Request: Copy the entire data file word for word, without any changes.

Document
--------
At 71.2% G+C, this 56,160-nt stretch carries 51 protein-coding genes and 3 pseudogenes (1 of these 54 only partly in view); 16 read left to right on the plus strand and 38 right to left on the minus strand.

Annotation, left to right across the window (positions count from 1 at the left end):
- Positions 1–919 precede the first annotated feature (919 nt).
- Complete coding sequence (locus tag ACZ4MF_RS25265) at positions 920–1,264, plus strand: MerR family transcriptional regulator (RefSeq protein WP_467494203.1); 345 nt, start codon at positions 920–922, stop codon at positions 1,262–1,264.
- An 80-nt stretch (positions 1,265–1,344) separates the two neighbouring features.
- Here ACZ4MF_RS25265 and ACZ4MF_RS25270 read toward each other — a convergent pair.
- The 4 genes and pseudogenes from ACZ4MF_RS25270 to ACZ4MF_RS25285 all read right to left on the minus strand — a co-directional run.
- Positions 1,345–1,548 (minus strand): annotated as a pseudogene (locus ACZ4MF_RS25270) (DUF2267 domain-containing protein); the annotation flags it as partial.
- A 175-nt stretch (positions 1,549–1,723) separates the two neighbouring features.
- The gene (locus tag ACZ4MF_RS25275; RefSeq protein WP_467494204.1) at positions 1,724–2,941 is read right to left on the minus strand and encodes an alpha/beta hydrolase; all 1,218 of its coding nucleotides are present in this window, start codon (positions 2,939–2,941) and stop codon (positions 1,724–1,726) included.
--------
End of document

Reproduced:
At 71.2% G+C, this 56,160-nt stretch carries 51 protein-coding genes and 3 pseudogenes (1 of these 54 only partly in view); 16 read left to right on the plus strand and 38 right to left on the minus strand.

Annotation, left to right across the window (positions count from 1 at the left end):
- Positions 1–919 precede the first annotated feature (919 nt).
- Complete coding sequence (locus tag ACZ4MF_RS25265) at positions 920–1,264, plus strand: MerR family transcriptional regulator (RefSeq protein WP_467494203.1); 345 nt, start codon at positions 920–922, stop codon at positions 1,262–1,264.
- An 80-nt stretch (positions 1,265–1,344) separates the two neighbouring features.
- Here ACZ4MF_RS25265 and ACZ4MF_RS25270 read toward each other — a convergent pair.
- The 4 genes and pseudogenes from ACZ4MF_RS25270 to ACZ4MF_RS25285 all read right to left on the minus strand — a co-directional run.
- Positions 1,345–1,548 (minus strand): annotated as a pseudogene (locus ACZ4MF_RS25270) (DUF2267 domain-containing protein); the annotation flags it as partial.
- A 175-nt stretch (positions 1,549–1,723) separates the two neighbouring features.
- The gene (locus tag ACZ4MF_RS25275; RefSeq protein WP_467494204.1) at positions 1,724–2,941 is read right to left on the minus strand and encodes an alpha/beta hydrolase; all 1,218 of its coding nucleotides are present in this window, start codon (positions 2,939–2,941) and stop codon (positions 1,724–1,726) included.